Afghan women cadets march during a training program at the Officers Training Academy in Chennai on Thursday. Photo: AFP / Arun Sankar

NATO Secretary General Jens Stoltenberg said on Thursday the alliance had made “no final decision” on the future of its Afghanistan mission, as new US President Joe Biden weighs pulling out troops. 

While defense ministers held off on making that call at a two-day virtual conference, they did decide to expand a NATO training mission in Iraq from 500 to “around 4,000” personnel. 

The fate of NATO’s 9,600-strong support mission in Afghanistan was top of the agenda after former US leader Donald Trump struck a deal with the Taliban to pull troops out.

Biden’s administration is reviewing whether to stick to a looming May 1 deadline to withdraw the remaining 2,500 US troops or risk a bloody backlash from the insurgents by staying.

“We are faced with many dilemmas and there are no easy options. At this stage, we have made no final decision on the future of our presence,” Stoltenberg said at a news conference. 

“But as the May 1st deadline is approaching, NATO allies will continue to closely consult and coordinate in the coming weeks.”

Stoltenberg insisted the Taliban must live up to commitments under the deal with the US, including making progress in peace talks with Kabul, reducing violence and cutting ties to “international terrorist groups”.

“NATO’s goal is to ensure that Afghanistan never again becomes a safe haven for terrorists that would attack our homelands,” he said.

The Taliban has launched a string of offensives threatening at least two provincial capitals and warned NATO ministers not to seek a “continuation of occupation and war” by staying. 

“The protection of our troops remains paramount, and we will take all necessary measures to keep them safe,” Stoltenberg said. 

Allies are waiting anxiously for Biden to make his decision on whether to end two decades of involvement in Afghanistan – but say they are willing to remain if the US stays too.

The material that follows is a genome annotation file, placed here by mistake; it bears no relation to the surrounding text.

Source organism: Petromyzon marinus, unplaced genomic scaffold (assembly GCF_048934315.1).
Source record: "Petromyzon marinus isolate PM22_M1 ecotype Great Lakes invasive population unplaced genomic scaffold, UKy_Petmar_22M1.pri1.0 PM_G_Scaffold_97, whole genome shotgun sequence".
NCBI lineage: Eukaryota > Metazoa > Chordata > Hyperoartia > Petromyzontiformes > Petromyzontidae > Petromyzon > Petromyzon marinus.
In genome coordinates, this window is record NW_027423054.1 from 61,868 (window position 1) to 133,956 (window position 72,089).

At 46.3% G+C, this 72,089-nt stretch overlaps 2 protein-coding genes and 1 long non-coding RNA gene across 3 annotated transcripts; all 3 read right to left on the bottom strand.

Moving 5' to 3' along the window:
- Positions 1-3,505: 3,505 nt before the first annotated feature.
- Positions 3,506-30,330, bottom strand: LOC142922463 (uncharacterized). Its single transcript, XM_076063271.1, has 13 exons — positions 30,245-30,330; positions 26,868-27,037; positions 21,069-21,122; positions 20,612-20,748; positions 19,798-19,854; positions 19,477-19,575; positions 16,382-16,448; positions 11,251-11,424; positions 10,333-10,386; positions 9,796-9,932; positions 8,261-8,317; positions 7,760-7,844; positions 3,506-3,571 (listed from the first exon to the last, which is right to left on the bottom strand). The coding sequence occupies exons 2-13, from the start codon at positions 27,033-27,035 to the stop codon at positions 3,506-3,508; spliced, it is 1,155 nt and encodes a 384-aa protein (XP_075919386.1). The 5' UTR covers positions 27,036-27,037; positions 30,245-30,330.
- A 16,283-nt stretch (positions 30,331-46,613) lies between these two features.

While Trump cut US forces to just 2,500 troop in January, from nearly 13,000 a year earlier, the other NATO members rely on the American capabilities to keep the mission going. 

US officials said new Defense Secretary Lloyd Austin, keen to revitalize ties after years of tensions under Trump, was going to listen to the allies and pass on their input to Biden. 

Secretary of State Antony Blinken discussed the review with Afghan President Ashraf Ghani in a call on Wednesday and vowed the US would consult closely “on the way ahead,” Washington said.   

In a statement the Pentagon said Austin told NATO allies that Washington remains “committed to a diplomatic effort to end the war.”

Austin also reassured them “that the US would not undertake a hasty or disorderly withdrawal from Afghanistan,” the Pentagon said. 

Iraq expansion

On Iraq, defence ministers agreed to bolster a NATO training mission aimed at strengthening the country’s military as it looks to curb the resurgence of the Islamic State group. 

“The size of our mission will increase from 500 personnel to around 4,000,” Stoltenberg said, adding that the increases would be “incremental”. 

“Training activities will now include more Iraqi security institutions, and areas beyond Baghdad.”

Stoltenberg insisted that the mission was being carried out “at the request of the Iraqi government.” 

“It is carried out with full respect for Iraq’s sovereignty and territorial integrity,” he said.

NATO has had a small non-combat mission in the country since 2018 to train and advise Iraqi forces. 

The alliance announced plans to expand the mission last year under pressure from Trump to increase NATO’s role in the Middle East. 

That move was put on hold by the coronavirus pandemic and worries about instability, but is now being pushed through with strong backing from Iraqi Prime Minister Mustafa al-Kadhimi. 

There is currently also a force from a US-led coalition against IS based mainly in the northern city of Arbil in Iraq’s Kurdish region. 

Since Iraq declared victory over IS in late 2017, the coalition presence has been reduced to fewer than 3,500 troops, of whom 2,500 are American.

The expanded NATO mission is expected to take over some of the training currently being conducted by the anti-IS coalition. 

The announcement comes amid fears over rising tensions in Iraq after a rocket attack on Monday killed a foreign contractor for the US military in Arbil.